The Chile Station of Lick Observatory, atop Cerro San Cristobal on the outskirts of Valparaiso, featured a 56V^-inch Cassegrain reflector. The foreground building, now with an addition, is still used as a darkroom and office. This old photograph
is courtesy M. Foster Astrophysical Observatory (MFAO).
^HE FLOW of astronomers through X Santiago, Chile, has grown recently as observers make their way lo the major observatories at Cerro Tololo, Cerro La Silla, and Las Campanas, all situated a few hundred miles to the north. Nearly everyone who visits Santiago notices the funicular railway that climbs the steep wooded hill in the northeastern quarter of the city and also the massive white statue of the Virgin that looks out from the peak. Some may notice a small white observatory dome nestled in the woods on the ridge behind the statue, but surely only a few know the story of that observatory, which was originally known as the D. O. Mills Expedition and later as the Chile Station of Lick Observatory.
A major line of research at the University of California's Lick Observatory around the turn of the century was the determination of radial velocities for the brighter stars by means of spectroscopy. The primary aim of this work was to determine the motion of our solar system through space and to develop
statistics on multiple star systems. Solutions to these problems required a knowledge of the radial velocities of stars over the entire sky. so a Southern Hemisphere observing station was highly desirable.
Late in 1900. W. W. Campbell, soon to become the third director of Lick Observatory, obtained the financial support of the California financier Darius Ogden Mills for a two year expedition to the Southern Hemisphere. Mills had been associated with Lick from its inception; in fact. 30 years earlier he had served on James Lick's first Board of Trust. Mills' contribution of some $26,400 was to pay all costs of the expedition: construction in the United States of a dome and telescope with a three-prism spectrograph, their shipment to and erection in Chile, photographic supplies, and salaries and travel expenses for the staff. All equipment was to be dismantled easily, since it was anticipated that at the end of the two-year observing period it would be returned to California.
These sketches by Rob Hess depict Darius Ogden Mills at left and Don Manuel Foster, The latter made it financially possible for the observatory lo be purchased by the Catholic University of Chile,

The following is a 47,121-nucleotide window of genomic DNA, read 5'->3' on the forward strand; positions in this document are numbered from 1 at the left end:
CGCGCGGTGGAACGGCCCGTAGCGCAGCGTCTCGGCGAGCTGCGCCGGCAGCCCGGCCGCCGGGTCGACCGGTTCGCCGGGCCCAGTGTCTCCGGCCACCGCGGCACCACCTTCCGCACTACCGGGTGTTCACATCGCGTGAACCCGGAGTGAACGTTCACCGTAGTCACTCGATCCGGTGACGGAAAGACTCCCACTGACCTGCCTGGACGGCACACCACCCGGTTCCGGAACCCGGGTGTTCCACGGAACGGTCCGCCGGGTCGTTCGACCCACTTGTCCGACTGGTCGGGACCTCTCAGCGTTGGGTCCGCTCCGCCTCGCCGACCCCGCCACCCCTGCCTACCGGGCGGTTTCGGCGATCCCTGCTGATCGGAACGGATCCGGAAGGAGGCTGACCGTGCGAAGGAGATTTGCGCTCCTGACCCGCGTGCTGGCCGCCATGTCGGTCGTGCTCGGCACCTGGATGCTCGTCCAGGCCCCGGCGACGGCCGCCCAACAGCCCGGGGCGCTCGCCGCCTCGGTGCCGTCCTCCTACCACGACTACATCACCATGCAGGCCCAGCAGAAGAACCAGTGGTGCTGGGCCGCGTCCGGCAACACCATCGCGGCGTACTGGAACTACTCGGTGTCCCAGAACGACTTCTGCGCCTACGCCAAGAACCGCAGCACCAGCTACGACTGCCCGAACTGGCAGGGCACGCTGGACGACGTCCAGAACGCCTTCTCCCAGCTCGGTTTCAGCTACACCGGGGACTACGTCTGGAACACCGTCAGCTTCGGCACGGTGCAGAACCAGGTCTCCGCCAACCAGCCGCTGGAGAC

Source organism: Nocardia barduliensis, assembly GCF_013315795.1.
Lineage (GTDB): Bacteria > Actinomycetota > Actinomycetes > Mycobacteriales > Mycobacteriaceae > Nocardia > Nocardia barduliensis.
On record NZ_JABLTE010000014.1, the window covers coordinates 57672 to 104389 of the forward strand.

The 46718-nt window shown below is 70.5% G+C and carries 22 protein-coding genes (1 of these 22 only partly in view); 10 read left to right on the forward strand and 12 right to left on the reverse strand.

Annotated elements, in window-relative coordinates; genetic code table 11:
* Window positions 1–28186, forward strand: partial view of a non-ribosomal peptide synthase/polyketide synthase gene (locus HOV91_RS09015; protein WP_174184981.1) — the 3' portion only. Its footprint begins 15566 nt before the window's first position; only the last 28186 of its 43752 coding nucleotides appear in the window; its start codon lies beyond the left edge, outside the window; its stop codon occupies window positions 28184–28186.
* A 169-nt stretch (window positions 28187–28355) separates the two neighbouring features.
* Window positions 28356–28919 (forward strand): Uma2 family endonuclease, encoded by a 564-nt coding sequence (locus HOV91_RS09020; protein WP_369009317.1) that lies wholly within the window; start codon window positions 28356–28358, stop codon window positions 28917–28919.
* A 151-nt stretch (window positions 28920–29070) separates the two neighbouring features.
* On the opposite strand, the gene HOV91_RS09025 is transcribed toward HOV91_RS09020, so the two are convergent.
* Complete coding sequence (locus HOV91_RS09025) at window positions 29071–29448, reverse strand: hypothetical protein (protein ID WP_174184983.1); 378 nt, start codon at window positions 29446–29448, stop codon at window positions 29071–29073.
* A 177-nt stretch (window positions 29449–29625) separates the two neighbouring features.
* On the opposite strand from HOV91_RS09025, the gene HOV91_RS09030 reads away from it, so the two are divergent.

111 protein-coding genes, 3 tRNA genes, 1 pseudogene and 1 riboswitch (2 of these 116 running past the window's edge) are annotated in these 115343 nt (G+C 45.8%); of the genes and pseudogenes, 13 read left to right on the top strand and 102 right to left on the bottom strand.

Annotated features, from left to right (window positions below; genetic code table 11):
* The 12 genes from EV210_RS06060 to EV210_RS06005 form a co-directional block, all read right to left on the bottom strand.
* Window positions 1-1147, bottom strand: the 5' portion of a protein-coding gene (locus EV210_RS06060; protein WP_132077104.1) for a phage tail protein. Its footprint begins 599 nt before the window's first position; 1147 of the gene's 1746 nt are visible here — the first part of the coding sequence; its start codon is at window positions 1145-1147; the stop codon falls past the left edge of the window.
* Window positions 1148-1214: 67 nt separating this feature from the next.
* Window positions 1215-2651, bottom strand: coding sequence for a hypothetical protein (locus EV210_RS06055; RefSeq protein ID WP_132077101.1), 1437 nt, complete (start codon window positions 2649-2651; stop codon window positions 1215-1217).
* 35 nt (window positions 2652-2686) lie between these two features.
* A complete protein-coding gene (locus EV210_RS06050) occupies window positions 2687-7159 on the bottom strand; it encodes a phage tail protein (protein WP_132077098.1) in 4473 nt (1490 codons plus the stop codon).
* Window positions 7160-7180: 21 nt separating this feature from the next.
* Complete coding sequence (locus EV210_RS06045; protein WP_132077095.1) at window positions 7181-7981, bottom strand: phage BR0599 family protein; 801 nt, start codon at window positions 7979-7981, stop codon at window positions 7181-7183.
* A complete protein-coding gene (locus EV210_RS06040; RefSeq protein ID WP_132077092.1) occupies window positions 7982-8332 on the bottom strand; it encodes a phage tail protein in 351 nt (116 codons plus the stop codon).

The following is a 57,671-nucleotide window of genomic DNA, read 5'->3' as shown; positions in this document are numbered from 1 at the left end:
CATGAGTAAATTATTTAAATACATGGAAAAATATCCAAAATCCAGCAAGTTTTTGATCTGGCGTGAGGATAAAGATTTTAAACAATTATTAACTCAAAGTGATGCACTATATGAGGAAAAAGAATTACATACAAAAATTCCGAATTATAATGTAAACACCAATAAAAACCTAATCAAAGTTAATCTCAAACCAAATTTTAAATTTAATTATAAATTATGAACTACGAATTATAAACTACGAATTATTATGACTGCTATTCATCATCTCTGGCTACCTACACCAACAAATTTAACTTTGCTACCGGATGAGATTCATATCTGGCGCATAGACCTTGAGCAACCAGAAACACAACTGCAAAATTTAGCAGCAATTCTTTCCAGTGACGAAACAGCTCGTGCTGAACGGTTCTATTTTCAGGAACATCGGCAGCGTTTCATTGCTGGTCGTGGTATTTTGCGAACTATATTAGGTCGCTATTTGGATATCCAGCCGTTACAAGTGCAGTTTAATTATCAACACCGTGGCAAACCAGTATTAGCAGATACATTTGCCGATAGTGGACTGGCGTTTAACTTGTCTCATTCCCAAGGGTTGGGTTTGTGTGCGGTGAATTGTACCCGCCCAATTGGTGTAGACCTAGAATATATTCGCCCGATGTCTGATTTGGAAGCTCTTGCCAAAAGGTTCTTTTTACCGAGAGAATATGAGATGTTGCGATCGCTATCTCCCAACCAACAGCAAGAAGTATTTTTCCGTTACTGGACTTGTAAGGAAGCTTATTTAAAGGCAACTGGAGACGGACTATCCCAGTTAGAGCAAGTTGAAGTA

A reflecting telescope was planned, primarily for economy. Later, Campbell reported that the 36V3-inch Mills telescope and dome cost less than one-eighteenth that of the great Lick 36-inch refractor and dome. This was due at least in part to the compact Cassegrain configuration of the telescope, which had a relatively short tube and required a correspondingly small dome.
The aperture of the new telescope was determined by the size of a surplus primary mirror. This was one of the two acquired by Lick Observatory with the famous Crossley reflector (Sky and Telescope. October and November. 1979). The mirror was known to suffer from severe internal strains, and despite elaborate precautions it shattered during an attempt to cut a central hole in it. Thus, it was necessary to purchase a new mirror, a fortunate circumstance for the success of the expedition in view of the poor quality of glass in the first one. When the new set of Cassegrain mirrors finally arrived on Mount Hamilton for testing, it was discovered that an error had been made in the figure of the primary, and both it and the secondary had to be returned to the optical contractor. To the dismay of the participants, this delayed the expedition by over six months, and in the subsequent rush it was not possible to test the complete telescope and spectrograph assembly before shipment, as had been planned.
Acting astronomer W. H. Wright (many years later to become the fifth director of Lick) was placed in charge of the expedition. Campbell had intended to go along and help the observatory get started, but to his great disappointment he suffered an injury during the testing of the mirrors and was unable to make the trip.
Finally, on February 28. 1903, Wright, his wife, and his assistant H. K. Palmer (who had been pushed into completing his oral examination for the PhD just the day before) sailed from San Francisco with the dismantled observatory in the hold of their ship. They arrived in Valparaiso, Chile, on Saturday, April 18th. In a letter to Campbell, Wright reported the following:
446 Sky and Telescope, May, 1982